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  • Stroh Brewery Company

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    The Stroh Brewery Company was a beer brewery located in Detroit, Michigan, United States. In addition to its own Stroh's brand, the company produced or bought the rights to several other brands including Goebel, Schaefer, Schlitz, Augsburger, Erlanger, Old Style, Lone Star, Old Milwaukee, Red River, and Signature, as well as manufacturing Stroh's Ice Cream. The company was taken over and broken up in 2000, but some of its brands continued to be made by the new owners. The Stroh's brand is currently owned and marketed by Pabst Brewing Company, except in Canada where the Stroh brands are owned by Sleeman Breweries.

  • Duquesne Brewery Clock

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    The clock with Equitable Gas Located on the Duquesne Brewing Company building in Pittsburgh, Pennsylvania, the Duquesne Brewery Clock was the largest single-face clock in the world when it was installed in 1933. Over the years its face has been used to advertise numerous brands, beginning with Coca-Cola.

  • Neon sign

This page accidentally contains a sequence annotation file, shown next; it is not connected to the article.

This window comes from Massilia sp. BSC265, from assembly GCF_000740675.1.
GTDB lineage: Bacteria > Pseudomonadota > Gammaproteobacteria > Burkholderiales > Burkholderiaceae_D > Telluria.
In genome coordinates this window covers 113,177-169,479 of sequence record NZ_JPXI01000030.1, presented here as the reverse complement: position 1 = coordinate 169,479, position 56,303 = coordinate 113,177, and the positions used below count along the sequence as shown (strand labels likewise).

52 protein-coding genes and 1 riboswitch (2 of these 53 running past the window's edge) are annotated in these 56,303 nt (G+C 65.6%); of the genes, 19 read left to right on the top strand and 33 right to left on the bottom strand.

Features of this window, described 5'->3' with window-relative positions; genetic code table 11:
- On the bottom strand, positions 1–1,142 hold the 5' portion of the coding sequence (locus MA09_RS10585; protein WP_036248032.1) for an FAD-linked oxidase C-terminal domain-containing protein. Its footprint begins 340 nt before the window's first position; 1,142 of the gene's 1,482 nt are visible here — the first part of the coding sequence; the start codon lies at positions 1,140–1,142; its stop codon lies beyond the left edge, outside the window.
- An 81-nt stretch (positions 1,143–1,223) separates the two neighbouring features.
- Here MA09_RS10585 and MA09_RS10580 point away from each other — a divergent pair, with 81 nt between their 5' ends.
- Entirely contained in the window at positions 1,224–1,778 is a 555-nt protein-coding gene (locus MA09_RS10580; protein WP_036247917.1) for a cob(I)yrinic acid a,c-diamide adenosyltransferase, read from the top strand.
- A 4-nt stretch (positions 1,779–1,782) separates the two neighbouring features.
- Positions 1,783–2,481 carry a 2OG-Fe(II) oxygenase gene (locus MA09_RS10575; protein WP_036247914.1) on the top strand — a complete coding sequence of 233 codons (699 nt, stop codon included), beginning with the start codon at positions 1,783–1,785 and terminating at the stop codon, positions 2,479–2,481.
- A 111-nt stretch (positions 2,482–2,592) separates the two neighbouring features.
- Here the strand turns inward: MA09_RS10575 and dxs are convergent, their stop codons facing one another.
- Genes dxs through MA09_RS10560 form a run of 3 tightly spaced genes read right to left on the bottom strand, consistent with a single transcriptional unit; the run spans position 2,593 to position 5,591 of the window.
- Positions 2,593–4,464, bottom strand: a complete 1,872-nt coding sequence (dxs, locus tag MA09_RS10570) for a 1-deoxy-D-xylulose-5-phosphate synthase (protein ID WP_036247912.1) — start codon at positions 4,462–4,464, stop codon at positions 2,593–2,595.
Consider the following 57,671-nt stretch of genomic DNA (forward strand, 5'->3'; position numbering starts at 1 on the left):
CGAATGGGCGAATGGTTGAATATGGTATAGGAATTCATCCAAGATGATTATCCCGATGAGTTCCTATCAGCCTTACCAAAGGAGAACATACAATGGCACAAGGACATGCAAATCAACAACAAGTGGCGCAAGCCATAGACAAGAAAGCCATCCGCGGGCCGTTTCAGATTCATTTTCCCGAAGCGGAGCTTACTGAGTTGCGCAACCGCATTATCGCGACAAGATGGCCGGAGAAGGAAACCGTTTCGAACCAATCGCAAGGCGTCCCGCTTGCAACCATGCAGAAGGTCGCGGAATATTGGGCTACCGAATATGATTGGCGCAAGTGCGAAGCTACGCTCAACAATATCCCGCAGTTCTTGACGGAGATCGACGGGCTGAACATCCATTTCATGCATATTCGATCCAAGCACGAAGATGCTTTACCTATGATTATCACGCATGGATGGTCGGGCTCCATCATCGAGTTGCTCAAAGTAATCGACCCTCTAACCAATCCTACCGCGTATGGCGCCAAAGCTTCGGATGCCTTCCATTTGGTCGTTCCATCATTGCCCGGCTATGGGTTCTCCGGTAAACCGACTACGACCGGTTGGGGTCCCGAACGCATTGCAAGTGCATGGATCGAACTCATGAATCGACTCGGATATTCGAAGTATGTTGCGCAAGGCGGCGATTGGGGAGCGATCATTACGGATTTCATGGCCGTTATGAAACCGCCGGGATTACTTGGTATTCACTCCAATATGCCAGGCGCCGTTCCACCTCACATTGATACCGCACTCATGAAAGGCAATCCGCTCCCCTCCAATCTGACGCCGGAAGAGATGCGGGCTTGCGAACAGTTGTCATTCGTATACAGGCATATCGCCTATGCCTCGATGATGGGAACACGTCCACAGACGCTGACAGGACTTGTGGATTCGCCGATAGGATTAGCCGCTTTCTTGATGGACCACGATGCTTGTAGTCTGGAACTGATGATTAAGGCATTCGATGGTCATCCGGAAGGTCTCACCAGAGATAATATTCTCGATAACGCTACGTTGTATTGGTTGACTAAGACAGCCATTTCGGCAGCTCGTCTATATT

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    1937 neon marquee sign for a theater in alt=Photograph of a large, elaborate neon sign at night. The word "STATE" is written vertically in red neon tubing on a tower above a marquee. The marquee sign proper below the tower also has an elaborate neon tubing design, including the word "STATE" written horizontally in red neon tubing above each of the two panels facing the camera. A reader board on the front-facing panel has black lettering that says "AUBURN PLACER/PERFORMING ARTS/CENTER/LIVE FROM AUBURN.COM". A second reader board on a side panel says "LIVE ACOUSTIC MUSIC//THE MITGARDS/IN CONCERT APRIL 26". In the signage industry, neon signs are electric signs lighted by long luminous gas-discharge tubes that contain rarefied neon or other gases. They are the most common use for neon lighting, which was first demonstrated in a modern form in December 1910 by Georges Claude at the Paris Motor Show. While they are used worldwide, neon signs were popular in the United States from about 1920–1960. The installations in Times Square, many originally designed by Douglas Leigh, were famed, and there were nearly 2,000 small shops producing neon signs by 1940. In addition to signage, neon lighting is used frequently by artists and architects, and (in a modified form) in plasma display panels and televisions. The signage industry has declined in the past several decades, and cities are now concerned with preserving and restoring their antique neon signs.

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